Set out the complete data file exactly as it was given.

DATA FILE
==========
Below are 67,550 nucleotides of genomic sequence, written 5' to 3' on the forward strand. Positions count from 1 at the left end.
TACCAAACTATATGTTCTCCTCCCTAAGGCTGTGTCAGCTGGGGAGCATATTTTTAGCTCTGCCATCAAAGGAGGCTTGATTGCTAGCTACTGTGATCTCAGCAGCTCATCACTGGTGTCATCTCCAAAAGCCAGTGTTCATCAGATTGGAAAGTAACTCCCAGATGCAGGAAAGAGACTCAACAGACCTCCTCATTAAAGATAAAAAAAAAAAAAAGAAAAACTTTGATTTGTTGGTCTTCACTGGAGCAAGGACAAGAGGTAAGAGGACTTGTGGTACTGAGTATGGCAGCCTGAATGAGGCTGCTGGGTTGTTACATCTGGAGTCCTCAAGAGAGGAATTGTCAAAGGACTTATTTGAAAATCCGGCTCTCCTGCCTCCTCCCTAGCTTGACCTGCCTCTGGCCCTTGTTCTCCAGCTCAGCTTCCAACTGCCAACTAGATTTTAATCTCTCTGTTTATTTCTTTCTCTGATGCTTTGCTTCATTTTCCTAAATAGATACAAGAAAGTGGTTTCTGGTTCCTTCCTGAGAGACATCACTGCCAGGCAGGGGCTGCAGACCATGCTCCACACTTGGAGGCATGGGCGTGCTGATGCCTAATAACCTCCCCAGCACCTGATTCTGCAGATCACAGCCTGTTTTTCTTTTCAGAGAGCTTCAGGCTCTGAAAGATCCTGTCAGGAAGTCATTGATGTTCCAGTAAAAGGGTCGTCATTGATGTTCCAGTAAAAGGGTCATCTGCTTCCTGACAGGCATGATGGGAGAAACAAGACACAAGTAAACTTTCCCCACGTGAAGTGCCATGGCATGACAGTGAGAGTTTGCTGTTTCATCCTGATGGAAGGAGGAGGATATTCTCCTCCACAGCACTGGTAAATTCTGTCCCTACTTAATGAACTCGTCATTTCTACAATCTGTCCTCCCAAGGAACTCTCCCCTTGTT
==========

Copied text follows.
Below are 67,550 nucleotides of genomic sequence, written 5' to 3' on the forward strand. Positions count from 1 at the left end.
TACCAAACTATATGTTCTCCTCCCTAAGGCTGTGTCAGCTGGGGAGCATATTTTTAGCTCTGCCATCAAAGGAGGCTTGATTGCTAGCTACTGTGATCTCAGCAGCTCATCACTGGTGTCATCTCCAAAAGCCAGTGTTCATCAGATTGGAAAGTAACTCCCAGATGCAGGAAAGAGACTCAACAGACCTCCTCATTAAAGATAAAAAAAAAAAAAAGAAAAACTTTGATTTGTTGGTCTTCACTGGAGCAAGGACAAGAGGTAAGAGGACTTGTGGTACTGAGTATGGCAGCCTGAATGAGGCTGCTGGGTTGTTACATCTGGAGTCCTCAAGAGAGGAATTGTCAAAGGACTTATTTGAAAATCCGGCTCTCCTGCCTCCTCCCTAGCTTGACCTGCCTCTGGCCCTTGTTCTCCAGCTCAGCTTCCAACTGCCAACTAGATTTTAATCTCTCTGTTTATTTCTTTCTCTGATGCTTTGCTTCATTTTCCTAAATAGATACAAGAAAGTGGTTTCTGGTTCCTTCCTGAGAGACATCACTGCCAGGCAGGGGCTGCAGACCATGCTCCACACTTGGAGGCATGGGCGTGCTGATGCCTAATAACCTCCCCAGCACCTGATTCTGCAGATCACAGCCTGTTTTTCTTTTCAGAGAGCTTCAGGCTCTGAAAGATCCTGTCAGGAAGTCATTGATGTTCCAGTAAAAGGGTCGTCATTGATGTTCCAGTAAAAGGGTCATCTGCTTCCTGACAGGCATGATGGGAGAAACAAGACACAAGTAAACTTTCCCCACGTGAAGTGCCATGGCATGACAGTGAGAGTTTGCTGTTTCATCCTGATGGAAGGAGGAGGATATTCTCCTCCACAGCACTGGTAAATTCTGTCCCTACTTAATGAACTCGTCATTTCTACAATCTGTCCTCCCAAGGAACTCTCCCCTTGTT